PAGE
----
Peak & Prairie
October / November 1999
Landmark Public Service Pollution Reduction Agreement Will Increase Visibility in Denver
by Bill Myers, Sierra Club Denver Metro Air Quality Chair
Combined efforts by Sierra Club members and other local organizations helped finalize a landmark legal agreement with Public Service Company of Colorado to reduce sulfur pollution in Denver by 25,000 tons, costing the average electricity consumer about 70 cents each month for 15 years. This means Denverites will be able to see further with less of a brown cloud—10 miles further on poor air quality days, about 18 miles further on average air quality days, and more than 75 miles further on Denver's best days. As an added benefit, customers who get all of their power from WindSource will NOT be charged this extra expense.
In December 1994, Sierra Club's Denver Metro Air Quality Chair Bill Myers challenged Public Service to eliminate pollution from its metropolitan coal-fired power plants by switching its fuel to natural gas. Such a solution would cost consumers 80 cents monthly, would eliminate more than 37,000 tons of sulfate pollution and allow people to see more than 14 miles (on the worst visibility days) and more than 100 miles (on the best visibility days).
Not only did Public Service Company resist any pollution control solution then, its chief environmental engineer, Mark Fox, indicated that it was not responsible for any part of Denver's notorious “brown cloud.”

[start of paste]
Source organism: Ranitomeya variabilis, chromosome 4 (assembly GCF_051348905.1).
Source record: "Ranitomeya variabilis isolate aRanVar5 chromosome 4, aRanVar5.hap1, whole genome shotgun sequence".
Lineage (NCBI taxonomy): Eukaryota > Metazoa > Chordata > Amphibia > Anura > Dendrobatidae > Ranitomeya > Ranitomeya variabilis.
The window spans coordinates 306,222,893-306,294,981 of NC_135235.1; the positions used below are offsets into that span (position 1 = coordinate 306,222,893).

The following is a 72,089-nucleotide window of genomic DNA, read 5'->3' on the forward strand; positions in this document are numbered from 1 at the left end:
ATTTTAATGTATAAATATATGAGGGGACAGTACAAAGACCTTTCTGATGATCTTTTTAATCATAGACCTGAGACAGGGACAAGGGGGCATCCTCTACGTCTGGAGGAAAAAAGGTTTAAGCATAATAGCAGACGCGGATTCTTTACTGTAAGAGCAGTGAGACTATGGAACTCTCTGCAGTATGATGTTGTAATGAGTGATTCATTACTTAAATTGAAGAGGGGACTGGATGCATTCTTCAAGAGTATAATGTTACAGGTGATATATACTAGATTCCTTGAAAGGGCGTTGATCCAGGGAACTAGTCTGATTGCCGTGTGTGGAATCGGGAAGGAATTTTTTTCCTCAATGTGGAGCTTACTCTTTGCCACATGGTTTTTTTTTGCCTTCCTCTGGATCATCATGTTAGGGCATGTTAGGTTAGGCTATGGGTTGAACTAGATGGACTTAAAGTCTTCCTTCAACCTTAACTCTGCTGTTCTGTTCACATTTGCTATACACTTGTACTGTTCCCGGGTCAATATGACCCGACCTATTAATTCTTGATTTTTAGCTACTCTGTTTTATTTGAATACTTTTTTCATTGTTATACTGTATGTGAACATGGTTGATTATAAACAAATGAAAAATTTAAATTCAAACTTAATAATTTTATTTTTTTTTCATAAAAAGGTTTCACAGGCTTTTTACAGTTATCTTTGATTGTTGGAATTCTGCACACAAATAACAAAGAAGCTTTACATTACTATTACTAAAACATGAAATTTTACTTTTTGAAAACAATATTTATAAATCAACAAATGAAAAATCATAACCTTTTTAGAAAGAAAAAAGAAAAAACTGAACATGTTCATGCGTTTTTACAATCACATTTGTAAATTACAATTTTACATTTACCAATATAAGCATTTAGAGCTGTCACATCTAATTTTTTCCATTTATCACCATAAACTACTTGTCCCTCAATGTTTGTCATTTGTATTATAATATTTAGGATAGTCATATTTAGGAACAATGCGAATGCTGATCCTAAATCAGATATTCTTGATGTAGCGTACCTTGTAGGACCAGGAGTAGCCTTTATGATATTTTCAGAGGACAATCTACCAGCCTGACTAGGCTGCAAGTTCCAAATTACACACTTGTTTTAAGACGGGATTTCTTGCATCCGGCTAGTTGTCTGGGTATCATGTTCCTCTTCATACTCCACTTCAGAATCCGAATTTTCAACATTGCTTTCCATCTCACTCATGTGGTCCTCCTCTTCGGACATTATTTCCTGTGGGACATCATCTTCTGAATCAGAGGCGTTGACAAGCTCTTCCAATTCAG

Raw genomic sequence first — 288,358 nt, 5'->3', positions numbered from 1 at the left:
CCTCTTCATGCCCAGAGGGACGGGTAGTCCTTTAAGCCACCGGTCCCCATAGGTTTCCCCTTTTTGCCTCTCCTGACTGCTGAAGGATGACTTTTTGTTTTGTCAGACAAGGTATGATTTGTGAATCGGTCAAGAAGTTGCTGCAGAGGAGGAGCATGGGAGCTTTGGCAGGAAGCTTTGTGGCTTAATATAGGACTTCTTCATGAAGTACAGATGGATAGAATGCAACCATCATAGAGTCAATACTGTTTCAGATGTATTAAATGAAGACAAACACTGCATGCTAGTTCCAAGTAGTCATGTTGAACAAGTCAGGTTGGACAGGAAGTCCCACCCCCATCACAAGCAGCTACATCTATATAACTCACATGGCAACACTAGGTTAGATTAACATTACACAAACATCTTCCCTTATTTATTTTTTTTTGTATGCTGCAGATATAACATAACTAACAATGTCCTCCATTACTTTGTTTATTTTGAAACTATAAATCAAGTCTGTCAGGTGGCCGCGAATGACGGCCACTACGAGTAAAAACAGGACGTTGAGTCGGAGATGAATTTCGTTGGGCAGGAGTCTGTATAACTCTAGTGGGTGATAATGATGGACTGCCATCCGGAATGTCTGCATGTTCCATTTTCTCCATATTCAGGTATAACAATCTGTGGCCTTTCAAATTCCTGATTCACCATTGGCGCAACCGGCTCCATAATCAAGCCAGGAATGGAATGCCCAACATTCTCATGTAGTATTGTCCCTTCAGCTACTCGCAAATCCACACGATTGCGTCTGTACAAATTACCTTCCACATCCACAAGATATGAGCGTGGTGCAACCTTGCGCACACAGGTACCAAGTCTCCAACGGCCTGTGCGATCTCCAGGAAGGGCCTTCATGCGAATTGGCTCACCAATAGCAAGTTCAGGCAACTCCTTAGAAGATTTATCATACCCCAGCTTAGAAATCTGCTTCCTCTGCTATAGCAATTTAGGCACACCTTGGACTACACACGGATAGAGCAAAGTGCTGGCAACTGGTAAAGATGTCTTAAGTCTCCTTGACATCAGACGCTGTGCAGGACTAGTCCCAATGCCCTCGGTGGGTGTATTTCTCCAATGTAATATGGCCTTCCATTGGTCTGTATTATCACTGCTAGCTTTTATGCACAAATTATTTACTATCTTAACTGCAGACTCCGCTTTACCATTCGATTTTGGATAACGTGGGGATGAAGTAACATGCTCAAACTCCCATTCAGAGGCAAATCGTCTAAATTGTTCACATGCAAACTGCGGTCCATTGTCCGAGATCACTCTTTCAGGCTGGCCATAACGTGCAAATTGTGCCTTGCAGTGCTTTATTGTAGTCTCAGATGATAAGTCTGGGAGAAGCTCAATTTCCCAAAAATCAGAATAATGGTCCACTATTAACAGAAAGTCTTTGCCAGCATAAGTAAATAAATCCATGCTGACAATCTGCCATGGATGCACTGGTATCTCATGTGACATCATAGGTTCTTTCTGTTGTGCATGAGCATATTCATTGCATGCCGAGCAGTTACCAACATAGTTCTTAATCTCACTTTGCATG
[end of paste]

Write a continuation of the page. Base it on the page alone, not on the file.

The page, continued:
Persistent pressure from Sierra Club members and other environmental organizations helped encourage Public Service Company to clean up its power plants. With the strong technical expertise of the Land & Water Fund's Energy Project, the Regional Air Quality Council's presence showing that over 87 percent of the sulfate pollution from industrial sources came directly from Public Service's stacks, and the public's strong desire for cleaner air, the tide began to turn.
In fall 1997 Public Service Company announced that it would reduce sulfur power plant pollution from its metro power plants by 70 percent. This reduction would maintain coal as the fuel source in its two biggest plants—Cherokee and Valmont—but change the smaller Arapahoe power plant to natural gas. Public Service sought special legislation in the 1998 legislative session that would protect its power plants from further state regulation, if it voluntarily reduced its emissions below federal requirements.
This proposal was not the ideal solution. It was, however, one of the most significant locally initiated positive steps for air quality in metropolitan Denver in decades. The Sierra Club endorsed the legislation to make this voluntary emission reduction possible, and Governor Romer signed the legislation in 1998.
From that point, the Voluntary Emissions Reduction Agreement was presented to the Colorado Air Quality Control Commission in August 1998 for its approval. The AQCC approved it.
Then the proposal went to the Public Utilities Commission (PUC). The PUC had to decide whether, and how, Public Service Company could charge customers for this $210 million investment. More than 20 parties entered into a contested hearing process arguing that a 70-cent per month charge passed along to customers would be anti-competitive. Three environmental groups, the Sierra Club, the Environmental Defense Fund and the Land & Water Fund of the Rockies, intervened to improve Denver's air. Ultimately, a one-week hearing took place in May 1999 before an administrative law judge. On the verge of his decision, the parties reached a landmark legal agreement to authorize the charges.
Hopefully, Public Service will also see the benefit in reducing its pollution at the Craig Power Plant. Pollution reductions there will help improve visibility in our national park areas. (See Less Haze — Coming to a National Park Near You???)
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